Gary Spaulding, Senior Gleaner Writer
A committee headed by the general manager of the Urban Development Corporation (UDC), Desmond Malcolm, has been hastily established to devise strategies to curtail the haemorrhage within the organisation, triggered by several reported cases of management malpractice.
"We are going on what we are going to call 'Operation Restoration'," disclosed UDC Chairman K.D. Knight in reference to a special audit report submitted to Parliament by Auditor General Pamela Monroe Ellis, which highlighted former board members getting a total of nearly $500,000 for meetings at which they failed to show.
"The auditor general's report revealed some serious flaws in the management and operations of the UDC over the period prior to this (Portia Simpson Miller-led) Government," said Knight, stressing that the period under scrutiny was related to the management team installed by the Jamaica Labour Party administration.
"We have put a team in place to ensure that corrective action is taken on each flaw that has been revealed in the report," Knight added.
The report, which was tabled in the House of Representatives on Tuesday, stated that the UDC was failing in its corporate objective of assuring the financial viability and solvency of the organisation.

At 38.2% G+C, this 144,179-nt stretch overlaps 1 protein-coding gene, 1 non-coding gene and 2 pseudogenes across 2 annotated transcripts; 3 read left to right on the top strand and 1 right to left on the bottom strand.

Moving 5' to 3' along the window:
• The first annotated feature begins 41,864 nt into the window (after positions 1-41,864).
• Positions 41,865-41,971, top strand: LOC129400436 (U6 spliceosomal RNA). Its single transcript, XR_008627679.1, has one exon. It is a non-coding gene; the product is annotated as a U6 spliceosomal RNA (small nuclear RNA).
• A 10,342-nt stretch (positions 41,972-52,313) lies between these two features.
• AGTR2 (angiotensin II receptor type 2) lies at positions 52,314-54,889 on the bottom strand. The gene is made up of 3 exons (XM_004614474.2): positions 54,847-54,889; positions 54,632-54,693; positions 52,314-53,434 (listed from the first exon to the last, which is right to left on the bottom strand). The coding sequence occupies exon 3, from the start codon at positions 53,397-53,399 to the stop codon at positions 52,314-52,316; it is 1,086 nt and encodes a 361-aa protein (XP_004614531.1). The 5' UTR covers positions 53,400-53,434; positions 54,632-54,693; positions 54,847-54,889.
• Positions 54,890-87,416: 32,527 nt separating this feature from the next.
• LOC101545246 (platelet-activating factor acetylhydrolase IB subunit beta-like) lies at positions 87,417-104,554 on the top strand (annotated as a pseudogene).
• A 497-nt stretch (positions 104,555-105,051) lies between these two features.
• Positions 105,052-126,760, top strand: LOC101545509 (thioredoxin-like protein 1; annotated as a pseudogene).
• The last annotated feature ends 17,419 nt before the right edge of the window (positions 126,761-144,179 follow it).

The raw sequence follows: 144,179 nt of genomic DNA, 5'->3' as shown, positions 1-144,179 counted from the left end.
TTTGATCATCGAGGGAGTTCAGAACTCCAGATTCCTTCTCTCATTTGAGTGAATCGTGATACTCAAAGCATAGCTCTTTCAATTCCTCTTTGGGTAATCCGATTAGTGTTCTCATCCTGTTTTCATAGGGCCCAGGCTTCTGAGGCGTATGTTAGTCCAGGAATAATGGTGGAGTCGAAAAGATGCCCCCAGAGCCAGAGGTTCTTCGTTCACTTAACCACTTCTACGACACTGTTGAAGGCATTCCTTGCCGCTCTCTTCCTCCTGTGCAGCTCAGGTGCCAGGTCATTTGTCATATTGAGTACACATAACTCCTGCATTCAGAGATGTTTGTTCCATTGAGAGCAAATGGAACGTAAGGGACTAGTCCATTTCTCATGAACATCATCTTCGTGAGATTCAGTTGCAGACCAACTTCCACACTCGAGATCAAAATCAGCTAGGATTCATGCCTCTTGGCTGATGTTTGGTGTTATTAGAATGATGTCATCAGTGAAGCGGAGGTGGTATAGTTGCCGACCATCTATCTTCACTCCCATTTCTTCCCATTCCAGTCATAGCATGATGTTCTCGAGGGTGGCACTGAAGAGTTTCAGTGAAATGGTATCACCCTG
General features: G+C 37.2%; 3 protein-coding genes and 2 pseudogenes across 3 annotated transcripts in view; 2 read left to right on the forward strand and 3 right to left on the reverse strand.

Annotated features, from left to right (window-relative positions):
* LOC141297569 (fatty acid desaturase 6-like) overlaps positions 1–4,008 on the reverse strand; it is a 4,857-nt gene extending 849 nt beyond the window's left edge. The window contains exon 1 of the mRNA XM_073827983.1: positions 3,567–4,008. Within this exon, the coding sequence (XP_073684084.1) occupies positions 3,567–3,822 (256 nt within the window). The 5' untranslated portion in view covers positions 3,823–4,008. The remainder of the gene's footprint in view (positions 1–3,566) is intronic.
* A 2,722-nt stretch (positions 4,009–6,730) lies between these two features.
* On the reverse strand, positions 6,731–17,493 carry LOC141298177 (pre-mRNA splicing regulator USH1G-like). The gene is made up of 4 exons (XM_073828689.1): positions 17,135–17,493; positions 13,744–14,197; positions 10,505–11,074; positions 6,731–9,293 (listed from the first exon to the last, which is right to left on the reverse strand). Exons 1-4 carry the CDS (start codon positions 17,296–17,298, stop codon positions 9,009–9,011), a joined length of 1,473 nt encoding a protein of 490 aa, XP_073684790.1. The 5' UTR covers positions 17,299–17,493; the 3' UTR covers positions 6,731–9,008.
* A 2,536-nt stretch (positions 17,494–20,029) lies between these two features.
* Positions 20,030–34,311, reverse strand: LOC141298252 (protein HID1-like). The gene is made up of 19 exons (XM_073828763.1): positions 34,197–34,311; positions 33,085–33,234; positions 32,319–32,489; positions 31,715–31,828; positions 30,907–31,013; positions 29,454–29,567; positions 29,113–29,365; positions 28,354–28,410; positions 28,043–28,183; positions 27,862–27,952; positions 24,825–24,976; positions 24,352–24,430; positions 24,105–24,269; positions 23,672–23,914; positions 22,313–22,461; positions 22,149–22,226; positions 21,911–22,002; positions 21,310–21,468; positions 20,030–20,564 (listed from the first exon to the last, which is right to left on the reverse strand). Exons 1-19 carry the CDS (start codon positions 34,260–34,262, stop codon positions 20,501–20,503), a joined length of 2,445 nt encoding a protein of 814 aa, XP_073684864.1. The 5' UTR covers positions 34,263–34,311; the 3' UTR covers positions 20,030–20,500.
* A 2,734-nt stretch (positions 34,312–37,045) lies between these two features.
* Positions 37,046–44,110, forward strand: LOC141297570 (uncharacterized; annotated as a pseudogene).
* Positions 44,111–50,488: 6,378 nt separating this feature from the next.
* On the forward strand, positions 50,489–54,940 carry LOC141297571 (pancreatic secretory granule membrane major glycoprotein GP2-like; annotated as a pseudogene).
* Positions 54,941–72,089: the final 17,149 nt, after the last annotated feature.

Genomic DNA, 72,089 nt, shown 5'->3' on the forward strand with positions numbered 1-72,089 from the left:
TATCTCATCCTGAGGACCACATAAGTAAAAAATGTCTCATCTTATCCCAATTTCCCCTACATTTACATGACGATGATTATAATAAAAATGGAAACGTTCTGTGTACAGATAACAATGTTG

SHODDY STATE OF AFFAIRS
The Auditor General's Department painted a damning image of the state of affairs at the organisation, which was established to plan and implement orderly and sustainable development across the island.
On the long list of complaints contained in the report was the UDC's failure to execute its corporate-governance initiative to develop and adhere to accountability and compliance standards across the organisation.
It revealed that the UDC incurred $26 million in cost overruns on 17 social-intervention programmes. The report stated that while noting one of the projects was plagued with theft and numerous disputes, the UDC did not provide any justification for the other 16.
The auditor general reported that the UDC abandoned plans to relocate its head office after purchasing the Machado complex for $85 million because of its failure to undertake the necessary due diligence, including a feasibility study prior to acquisition.
Knight said the Malcolm-led team would be moving to ensure that the flaws identified are not only corrected, but bring about sweeping changes in how management operates.
"This is intended to have the UDC put on a firm footing where it can truly realise its mandate," Knight said. "This will relate to management, structure and investments."
Asked whether there were likely to be any casualties for the poor state of affairs at the UDC, Knight declined to comment.
"I don't want to go into that right now … ," he said.